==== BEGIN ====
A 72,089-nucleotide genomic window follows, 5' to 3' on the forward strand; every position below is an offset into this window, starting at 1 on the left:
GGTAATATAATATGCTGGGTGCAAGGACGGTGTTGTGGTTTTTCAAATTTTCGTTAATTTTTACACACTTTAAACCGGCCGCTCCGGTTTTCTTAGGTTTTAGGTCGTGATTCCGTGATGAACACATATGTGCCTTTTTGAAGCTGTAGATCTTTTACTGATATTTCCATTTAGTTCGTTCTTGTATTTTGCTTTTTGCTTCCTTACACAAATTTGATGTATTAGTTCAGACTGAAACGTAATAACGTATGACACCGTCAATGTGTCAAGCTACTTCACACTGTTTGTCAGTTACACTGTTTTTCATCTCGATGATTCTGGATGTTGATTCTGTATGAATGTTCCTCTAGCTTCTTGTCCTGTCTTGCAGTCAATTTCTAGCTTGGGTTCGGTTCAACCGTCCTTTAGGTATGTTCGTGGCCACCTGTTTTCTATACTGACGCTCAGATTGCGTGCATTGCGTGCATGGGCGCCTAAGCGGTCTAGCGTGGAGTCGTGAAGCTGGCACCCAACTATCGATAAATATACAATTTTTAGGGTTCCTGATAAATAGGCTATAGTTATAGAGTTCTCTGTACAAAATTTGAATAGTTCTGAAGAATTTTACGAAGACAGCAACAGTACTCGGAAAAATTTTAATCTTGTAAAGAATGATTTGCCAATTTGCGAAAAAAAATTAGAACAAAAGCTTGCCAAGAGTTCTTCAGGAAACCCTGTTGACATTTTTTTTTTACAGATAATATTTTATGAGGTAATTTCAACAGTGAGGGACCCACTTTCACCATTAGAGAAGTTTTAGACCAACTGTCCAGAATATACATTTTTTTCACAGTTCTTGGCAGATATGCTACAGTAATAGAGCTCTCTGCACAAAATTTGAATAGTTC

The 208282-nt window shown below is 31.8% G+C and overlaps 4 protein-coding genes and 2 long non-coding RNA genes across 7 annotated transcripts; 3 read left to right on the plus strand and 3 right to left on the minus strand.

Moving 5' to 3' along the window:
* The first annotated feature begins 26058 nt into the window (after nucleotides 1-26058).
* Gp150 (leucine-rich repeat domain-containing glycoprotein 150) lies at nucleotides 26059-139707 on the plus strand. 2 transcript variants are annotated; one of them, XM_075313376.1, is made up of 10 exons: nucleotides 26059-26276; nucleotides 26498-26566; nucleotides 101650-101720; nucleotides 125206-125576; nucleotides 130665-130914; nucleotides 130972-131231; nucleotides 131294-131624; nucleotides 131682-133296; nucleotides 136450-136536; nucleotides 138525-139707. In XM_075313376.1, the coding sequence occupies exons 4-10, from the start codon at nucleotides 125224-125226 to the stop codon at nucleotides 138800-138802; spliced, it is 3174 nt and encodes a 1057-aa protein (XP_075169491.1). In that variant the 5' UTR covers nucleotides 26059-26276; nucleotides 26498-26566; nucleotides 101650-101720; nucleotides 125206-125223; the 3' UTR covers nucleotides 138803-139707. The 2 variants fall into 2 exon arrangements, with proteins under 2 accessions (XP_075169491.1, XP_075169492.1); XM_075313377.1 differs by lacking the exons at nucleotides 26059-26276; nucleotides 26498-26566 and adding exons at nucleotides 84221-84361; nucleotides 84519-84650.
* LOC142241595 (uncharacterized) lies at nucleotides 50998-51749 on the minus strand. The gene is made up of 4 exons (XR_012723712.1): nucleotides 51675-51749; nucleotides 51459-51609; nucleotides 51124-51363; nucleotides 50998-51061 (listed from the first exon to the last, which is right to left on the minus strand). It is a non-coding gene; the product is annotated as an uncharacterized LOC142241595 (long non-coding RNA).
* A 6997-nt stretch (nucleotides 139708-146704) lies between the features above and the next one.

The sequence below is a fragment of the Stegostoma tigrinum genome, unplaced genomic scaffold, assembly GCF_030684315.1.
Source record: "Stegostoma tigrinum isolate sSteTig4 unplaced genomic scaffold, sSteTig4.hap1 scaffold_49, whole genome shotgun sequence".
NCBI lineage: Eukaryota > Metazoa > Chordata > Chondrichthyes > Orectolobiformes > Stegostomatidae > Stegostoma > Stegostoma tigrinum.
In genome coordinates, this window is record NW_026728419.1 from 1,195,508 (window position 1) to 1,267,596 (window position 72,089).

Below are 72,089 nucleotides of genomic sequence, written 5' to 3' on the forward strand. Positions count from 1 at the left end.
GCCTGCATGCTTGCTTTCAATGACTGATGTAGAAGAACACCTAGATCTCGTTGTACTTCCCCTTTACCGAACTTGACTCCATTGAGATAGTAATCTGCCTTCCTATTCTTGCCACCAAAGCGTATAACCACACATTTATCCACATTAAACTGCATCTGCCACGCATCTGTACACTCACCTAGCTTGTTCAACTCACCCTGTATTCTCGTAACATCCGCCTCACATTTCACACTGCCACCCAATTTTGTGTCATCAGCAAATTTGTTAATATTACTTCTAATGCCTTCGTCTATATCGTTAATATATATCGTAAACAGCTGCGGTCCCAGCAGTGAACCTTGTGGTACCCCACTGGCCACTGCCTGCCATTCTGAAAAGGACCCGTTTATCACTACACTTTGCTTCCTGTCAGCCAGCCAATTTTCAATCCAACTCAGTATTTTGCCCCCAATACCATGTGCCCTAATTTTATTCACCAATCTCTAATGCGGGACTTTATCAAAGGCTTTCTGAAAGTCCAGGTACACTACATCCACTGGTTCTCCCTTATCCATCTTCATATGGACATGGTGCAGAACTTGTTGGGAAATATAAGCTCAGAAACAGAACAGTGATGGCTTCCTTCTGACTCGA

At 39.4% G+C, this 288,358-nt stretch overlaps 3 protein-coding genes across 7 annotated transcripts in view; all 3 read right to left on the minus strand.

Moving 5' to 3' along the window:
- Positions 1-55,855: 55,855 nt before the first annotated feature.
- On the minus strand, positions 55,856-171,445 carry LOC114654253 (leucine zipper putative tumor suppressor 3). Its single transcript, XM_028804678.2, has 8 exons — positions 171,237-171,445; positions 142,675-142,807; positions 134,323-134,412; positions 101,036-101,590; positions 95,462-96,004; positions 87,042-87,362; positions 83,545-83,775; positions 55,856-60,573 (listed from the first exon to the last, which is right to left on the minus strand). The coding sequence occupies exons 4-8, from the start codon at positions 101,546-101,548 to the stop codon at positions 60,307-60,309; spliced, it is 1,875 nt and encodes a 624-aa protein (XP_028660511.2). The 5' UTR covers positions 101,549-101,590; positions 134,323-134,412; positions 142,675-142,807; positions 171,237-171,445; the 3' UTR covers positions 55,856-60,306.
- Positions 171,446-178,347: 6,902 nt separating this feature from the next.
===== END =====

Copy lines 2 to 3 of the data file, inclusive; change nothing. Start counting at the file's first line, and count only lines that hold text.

GGTAATATAATATGCTGGGTGCAAGGACGGTGTTGTGGTTTTTCAAATTTTCGTTAATTTTTACACACTTTAAACCGGCCGCTCCGGTTTTCTTAGGTTTTAGGTCGTGATTCCGTGATGAACACATATGTGCCTTTTTGAAGCTGTAGATCTTTTACTGATATTTCCATTTAGTTCGTTCTTGTATTTTGCTTTTTGCTTCCTTACACAAATTTGATGTATTAGTTCAGACTGAAACGTAATAACGTATGACACCGTCAATGTGTCAAGCTACTTCACACTGTTTGTCAGTTACACTGTTTTTCATCTCGATGATTCTGGATGTTGATTCTGTATGAATGTTCCTCTAGCTTCTTGTCCTGTCTTGCAGTCAATTTCTAGCTTGGGTTCGGTTCAACCGTCCTTTAGGTATGTTCGTGGCCACCTGTTTTCTATACTGACGCTCAGATTGCGTGCATTGCGTGCATGGGCGCCTAAGCGGTCTAGCGTGGAGTCGTGAAGCTGGCACCCAACTATCGATAAATATACAATTTTTAGGGTTCCTGATAAATAGGCTATAGTTATAGAGTTCTCTGTACAAAATTTGAATAGTTCTGAAGAATTTTACGAAGACAGCAACAGTACTCGGAAAAATTTTAATCTTGTAAAGAATGATTTGCCAATTTGCGAAAAAAAATTAGAACAAAAGCTTGCCAAGAGTTCTTCAGGAAACCCTGTTGACATTTTTTTTTTACAGATAATATTTTATGAGGTAATTTCAACAGTGAGGGACCCACTTTCACCATTAGAGAAGTTTTAGACCAACTGTCCAGAATATACATTTTTTTCACAGTTCTTGGCAGATATGCTACAGTAATAGAGCTCTCTGCACAAAATTTGAATAGTTC

The 208282-nt window shown below is 31.8% G+C and overlaps 4 protein-coding genes and 2 long non-coding RNA genes across 7 annotated transcripts; 3 read left to right on the plus strand and 3 right to left on the minus strand.